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Understanding Metastatic Cancer

Where Will Cancers Spread?

As already mentioned, the bone, liver, and lungs are the most common sites of cancer metastasis. However, certain cancers tend to spread to certain areas of the body. The following table shows where the main sites of metastasis occur (excluding the lymph nodes) for some of the common types of cancer.
Type of Cancer Main Sites of Metastasis
Bladder Bone, liver, lung
Breast Bone, brain, liver, lung
Colorectal Liver, lung, and the lining of the abdominal cavity and organs (peritoneum)
Kidney Adrenal gland, bone, brain, liver, lung
Lung Adrenal gland, bone, brain, liver, other lung
Melanoma Bone, brain, liver, lung, skin/muscle
Liver, lung, and the lining of the abdominal cavity and organs (peritoneum)
Pancreas Liver, lung, and the lining of the abdominal cavity and organs (peritoneum)
Prostate Adrenal gland, bone, liver, lung
Stomach Liver, lung, and the lining of the abdominal cavity and organs (peritoneum)
Thyroid Bone, liver, lung
Uterus Bone, liver, lung, vagina, and the lining of the abdominal cavity and organs (peritoneum)

Whether cancer cells will spread depends on a variety of factors, such as:
  • The cancer cells' individual properties
  • The properties of the noncancerous cells
  • The original location of the cancer.
Not all cancer cells have the ability to metastasize. And even if they are capable of spreading, in some cases, the noncancerous cells at the original location may be able to block the cancer cells from spreading. If cancer cells do spread, it doesn't necessarily mean that they will form a metastatic tumor. In fact, metastatic cancer cells can lie dormant (inactive and not growing) for many years before they grow again.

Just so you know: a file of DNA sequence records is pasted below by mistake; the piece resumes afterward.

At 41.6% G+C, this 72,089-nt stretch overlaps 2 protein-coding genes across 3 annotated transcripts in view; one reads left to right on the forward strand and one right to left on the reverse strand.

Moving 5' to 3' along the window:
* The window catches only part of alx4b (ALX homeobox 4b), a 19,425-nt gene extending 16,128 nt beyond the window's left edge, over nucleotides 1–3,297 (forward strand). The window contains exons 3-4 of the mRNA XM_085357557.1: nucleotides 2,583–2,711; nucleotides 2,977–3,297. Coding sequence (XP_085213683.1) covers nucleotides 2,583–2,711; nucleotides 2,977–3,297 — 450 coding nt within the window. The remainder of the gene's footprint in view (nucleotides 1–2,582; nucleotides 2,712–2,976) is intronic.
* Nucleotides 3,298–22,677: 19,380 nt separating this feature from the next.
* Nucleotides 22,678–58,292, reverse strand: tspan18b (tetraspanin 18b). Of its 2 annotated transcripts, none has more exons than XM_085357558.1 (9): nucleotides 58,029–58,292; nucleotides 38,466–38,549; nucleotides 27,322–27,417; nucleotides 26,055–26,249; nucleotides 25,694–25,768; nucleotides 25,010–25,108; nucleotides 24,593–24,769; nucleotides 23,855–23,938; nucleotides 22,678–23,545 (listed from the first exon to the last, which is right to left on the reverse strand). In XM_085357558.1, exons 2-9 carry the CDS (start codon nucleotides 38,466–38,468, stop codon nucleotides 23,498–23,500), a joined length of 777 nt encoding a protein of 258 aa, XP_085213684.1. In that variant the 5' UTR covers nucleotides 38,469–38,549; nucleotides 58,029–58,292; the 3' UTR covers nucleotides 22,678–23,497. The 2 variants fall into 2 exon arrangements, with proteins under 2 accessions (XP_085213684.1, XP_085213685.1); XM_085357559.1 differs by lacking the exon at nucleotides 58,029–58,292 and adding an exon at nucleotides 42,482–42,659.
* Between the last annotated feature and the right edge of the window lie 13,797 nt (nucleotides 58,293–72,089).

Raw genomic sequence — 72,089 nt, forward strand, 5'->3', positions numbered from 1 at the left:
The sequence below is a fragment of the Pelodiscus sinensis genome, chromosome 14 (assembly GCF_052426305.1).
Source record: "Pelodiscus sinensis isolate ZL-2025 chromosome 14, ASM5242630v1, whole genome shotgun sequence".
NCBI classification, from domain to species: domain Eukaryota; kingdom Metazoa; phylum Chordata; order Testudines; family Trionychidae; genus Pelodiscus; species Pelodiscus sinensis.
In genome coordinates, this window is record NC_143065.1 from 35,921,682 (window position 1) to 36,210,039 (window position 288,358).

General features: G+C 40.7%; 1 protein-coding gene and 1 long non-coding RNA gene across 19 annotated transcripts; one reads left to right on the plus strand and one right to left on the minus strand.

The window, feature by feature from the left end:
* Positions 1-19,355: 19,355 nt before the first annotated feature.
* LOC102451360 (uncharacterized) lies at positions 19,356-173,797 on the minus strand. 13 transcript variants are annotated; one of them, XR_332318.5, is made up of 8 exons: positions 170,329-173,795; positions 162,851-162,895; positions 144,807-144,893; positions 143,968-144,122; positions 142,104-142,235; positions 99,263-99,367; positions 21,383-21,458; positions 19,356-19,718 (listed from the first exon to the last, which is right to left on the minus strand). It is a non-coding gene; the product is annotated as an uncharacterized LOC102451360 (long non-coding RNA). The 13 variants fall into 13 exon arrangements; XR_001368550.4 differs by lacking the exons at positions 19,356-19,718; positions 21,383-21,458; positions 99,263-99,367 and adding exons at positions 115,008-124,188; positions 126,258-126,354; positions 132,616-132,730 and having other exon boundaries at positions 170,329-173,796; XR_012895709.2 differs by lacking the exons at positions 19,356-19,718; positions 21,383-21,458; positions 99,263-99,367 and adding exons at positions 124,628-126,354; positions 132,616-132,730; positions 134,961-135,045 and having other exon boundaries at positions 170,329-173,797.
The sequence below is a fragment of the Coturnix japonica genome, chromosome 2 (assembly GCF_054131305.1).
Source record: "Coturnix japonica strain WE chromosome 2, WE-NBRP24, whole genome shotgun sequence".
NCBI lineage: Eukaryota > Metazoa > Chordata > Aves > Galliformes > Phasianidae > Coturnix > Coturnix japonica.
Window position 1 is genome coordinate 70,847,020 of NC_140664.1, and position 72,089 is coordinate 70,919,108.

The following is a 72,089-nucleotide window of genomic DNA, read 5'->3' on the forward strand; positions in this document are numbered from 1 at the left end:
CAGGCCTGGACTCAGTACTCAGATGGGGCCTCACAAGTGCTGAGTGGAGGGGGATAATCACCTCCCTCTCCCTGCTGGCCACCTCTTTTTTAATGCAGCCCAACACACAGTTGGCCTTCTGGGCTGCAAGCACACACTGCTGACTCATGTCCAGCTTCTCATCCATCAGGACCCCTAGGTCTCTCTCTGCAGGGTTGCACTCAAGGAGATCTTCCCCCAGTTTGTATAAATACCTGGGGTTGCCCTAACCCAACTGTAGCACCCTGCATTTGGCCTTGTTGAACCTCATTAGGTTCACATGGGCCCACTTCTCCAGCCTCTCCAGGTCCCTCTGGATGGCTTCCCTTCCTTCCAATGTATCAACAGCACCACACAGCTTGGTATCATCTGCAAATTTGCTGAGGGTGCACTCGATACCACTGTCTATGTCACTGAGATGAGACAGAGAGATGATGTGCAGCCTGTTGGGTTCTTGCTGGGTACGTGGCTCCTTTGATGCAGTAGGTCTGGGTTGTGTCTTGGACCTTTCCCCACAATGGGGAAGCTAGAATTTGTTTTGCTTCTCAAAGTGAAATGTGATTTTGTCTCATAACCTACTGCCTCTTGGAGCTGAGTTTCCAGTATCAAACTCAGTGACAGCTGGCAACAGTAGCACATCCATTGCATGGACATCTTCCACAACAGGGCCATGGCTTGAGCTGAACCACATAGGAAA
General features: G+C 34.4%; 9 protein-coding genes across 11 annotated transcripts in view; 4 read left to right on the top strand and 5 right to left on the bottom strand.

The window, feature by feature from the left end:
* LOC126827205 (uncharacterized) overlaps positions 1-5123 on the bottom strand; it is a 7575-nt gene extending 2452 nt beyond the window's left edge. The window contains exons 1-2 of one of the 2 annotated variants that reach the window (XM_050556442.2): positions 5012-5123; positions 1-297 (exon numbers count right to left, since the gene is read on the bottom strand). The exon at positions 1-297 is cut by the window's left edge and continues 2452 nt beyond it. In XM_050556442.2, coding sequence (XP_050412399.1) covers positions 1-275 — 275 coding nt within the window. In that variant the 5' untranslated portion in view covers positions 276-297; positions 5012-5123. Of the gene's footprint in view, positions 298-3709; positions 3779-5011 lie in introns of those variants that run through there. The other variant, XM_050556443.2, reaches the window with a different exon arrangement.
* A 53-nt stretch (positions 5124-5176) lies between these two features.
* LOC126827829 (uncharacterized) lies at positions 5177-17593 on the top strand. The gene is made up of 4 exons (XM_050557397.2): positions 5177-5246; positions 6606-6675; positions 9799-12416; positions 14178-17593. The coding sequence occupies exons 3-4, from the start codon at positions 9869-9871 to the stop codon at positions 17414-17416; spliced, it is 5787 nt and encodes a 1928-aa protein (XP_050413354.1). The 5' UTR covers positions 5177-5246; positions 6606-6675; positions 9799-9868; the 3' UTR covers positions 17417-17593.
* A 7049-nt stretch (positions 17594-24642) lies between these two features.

Although not all cancer cells will spread and form new tumors, you cannot have a metastatic tumor without having a primary cancer. There has to be a source where the cancer cells came from. If a metastatic tumor is found first, then the primary cancer should also be found. However, in some cases, the primary cancer cannot be found because it is either too small or has completely shrunk. Your healthcare provider will be able to identify cancer cells as being metastatic or primary based on how they look under a microscope.
In some cases, people who have been treated for a primary cancer have gone into remission (the cancer is no longer growing), only to be diagnosed with cancer a second time. While this may be a new primary cancer, in most cases, it is a metastatic cancer.
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